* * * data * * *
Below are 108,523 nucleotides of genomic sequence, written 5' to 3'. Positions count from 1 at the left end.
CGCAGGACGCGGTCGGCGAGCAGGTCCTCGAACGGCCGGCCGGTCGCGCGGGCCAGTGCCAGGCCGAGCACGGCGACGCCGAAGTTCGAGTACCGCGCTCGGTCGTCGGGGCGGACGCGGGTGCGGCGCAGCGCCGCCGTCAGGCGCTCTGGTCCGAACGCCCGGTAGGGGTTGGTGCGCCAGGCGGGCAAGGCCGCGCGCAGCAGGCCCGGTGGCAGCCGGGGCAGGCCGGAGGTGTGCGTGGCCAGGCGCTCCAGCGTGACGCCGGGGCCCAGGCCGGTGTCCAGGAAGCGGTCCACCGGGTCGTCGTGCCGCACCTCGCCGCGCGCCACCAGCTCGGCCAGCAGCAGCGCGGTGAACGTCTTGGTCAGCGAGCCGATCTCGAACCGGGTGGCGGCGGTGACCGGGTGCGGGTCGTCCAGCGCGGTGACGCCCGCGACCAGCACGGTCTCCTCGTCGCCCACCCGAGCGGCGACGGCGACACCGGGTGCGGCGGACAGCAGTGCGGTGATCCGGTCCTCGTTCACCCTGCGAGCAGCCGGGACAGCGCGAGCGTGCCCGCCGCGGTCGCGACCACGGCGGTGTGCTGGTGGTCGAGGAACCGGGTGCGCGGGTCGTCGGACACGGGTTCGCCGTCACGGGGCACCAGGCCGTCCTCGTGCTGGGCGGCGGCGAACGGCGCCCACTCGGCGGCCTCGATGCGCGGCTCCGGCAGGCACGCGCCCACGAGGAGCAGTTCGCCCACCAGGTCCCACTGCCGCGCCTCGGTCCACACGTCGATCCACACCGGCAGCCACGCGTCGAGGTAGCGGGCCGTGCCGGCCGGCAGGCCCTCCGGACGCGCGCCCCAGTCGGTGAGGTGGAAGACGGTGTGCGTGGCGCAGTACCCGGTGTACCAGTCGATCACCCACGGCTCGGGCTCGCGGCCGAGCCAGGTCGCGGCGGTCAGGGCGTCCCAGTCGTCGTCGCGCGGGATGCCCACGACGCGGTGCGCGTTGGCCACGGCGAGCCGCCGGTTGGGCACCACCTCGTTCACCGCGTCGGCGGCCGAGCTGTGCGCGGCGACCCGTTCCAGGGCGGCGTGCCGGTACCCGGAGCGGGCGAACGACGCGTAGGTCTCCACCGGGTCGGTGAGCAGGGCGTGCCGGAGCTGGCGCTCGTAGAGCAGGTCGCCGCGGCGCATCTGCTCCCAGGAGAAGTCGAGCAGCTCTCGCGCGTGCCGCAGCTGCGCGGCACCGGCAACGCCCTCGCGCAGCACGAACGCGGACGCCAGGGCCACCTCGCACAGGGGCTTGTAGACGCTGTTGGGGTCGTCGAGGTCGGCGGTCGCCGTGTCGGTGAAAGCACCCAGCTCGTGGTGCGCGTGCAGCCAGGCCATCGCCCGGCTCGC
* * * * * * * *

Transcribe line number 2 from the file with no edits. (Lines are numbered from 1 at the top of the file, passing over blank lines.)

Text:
CGCAGGACGCGGTCGGCGAGCAGGTCCTCGAACGGCCGGCCGGTCGCGCGGGCCAGTGCCAGGCCGAGCACGGCGACGCCGAAGTTCGAGTACCGCGCTCGGTCGTCGGGGCGGACGCGGGTGCGGCGCAGCGCCGCCGTCAGGCGCTCTGGTCCGAACGCCCGGTAGGGGTTGGTGCGCCAGGCGGGCAAGGCCGCGCGCAGCAGGCCCGGTGGCAGCCGGGGCAGGCCGGAGGTGTGCGTGGCCAGGCGCTCCAGCGTGACGCCGGGGCCCAGGCCGGTGTCCAGGAAGCGGTCCACCGGGTCGTCGTGCCGCACCTCGCCGCGCGCCACCAGCTCGGCCAGCAGCAGCGCGGTGAACGTCTTGGTCAGCGAGCCGATCTCGAACCGGGTGGCGGCGGTGACCGGGTGCGGGTCGTCCAGCGCGGTGACGCCCGCGACCAGCACGGTCTCCTCGTCGCCCACCCGAGCGGCGACGGCGACACCGGGTGCGGCGGACAGCAGTGCGGTGATCCGGTCCTCGTTCACCCTGCGAGCAGCCGGGACAGCGCGAGCGTGCCCGCCGCGGTCGCGACCACGGCGGTGTGCTGGTGGTCGAGGAACCGGGTGCGCGGGTCGTCGGACACGGGTTCGCCGTCACGGGGCACCAGGCCGTCCTCGTGCTGGGCGGCGGCGAACGGCGCCCACTCGGCGGCCTCGATGCGCGGCTCCGGCAGGCACGCGCCCACGAGGAGCAGTTCGCCCACCAGGTCCCACTGCCGCGCCTCGGTCCACACGTCGATCCACACCGGCAGCCACGCGTCGAGGTAGCGGGCCGTGCCGGCCGGCAGGCCCTCCGGACGCGCGCCCCAGTCGGTGAGGTGGAAGACGGTGTGCGTGGCGCAGTACCCGGTGTACCAGTCGATCACCCACGGCTCGGGCTCGCGGCCGAGCCAGGTCGCGGCGGTCAGGGCGTCCCAGTCGTCGTCGCGCGGGATGCCCACGACGCGGTGCGCGTTGGCCACGGCGAGCCGCCGGTTGGGCACCACCTCGTTCACCGCGTCGGCGGCCGAGCTGTGCGCGGCGACCCGTTCCAGGGCGGCGTGCCGGTACCCGGAGCGGGCGAACGACGCGTAGGTCTCCACCGGGTCGGTGAGCAGGGCGTGCCGGAGCTGGCGCTCGTAGAGCAGGTCGCCGCGGCGCATCTGCTCCCAGGAGAAGTCGAGCAGCTCTCGCGCGTGCCGCAGCTGCGCGGCACCGGCAACGCCCTCGCGCAGCACGAACGCGGACGCCAGGGCCACCTCGCACAGGGGCTTGTAGACGCTGTTGGGGTCGTCGAGGTCGGCGGTCGCCGTGTCGGTGAAAGCACCCAGCTCGTGGTGCGCGTGCAGCCAGGCCATCGCCCGGCTCGC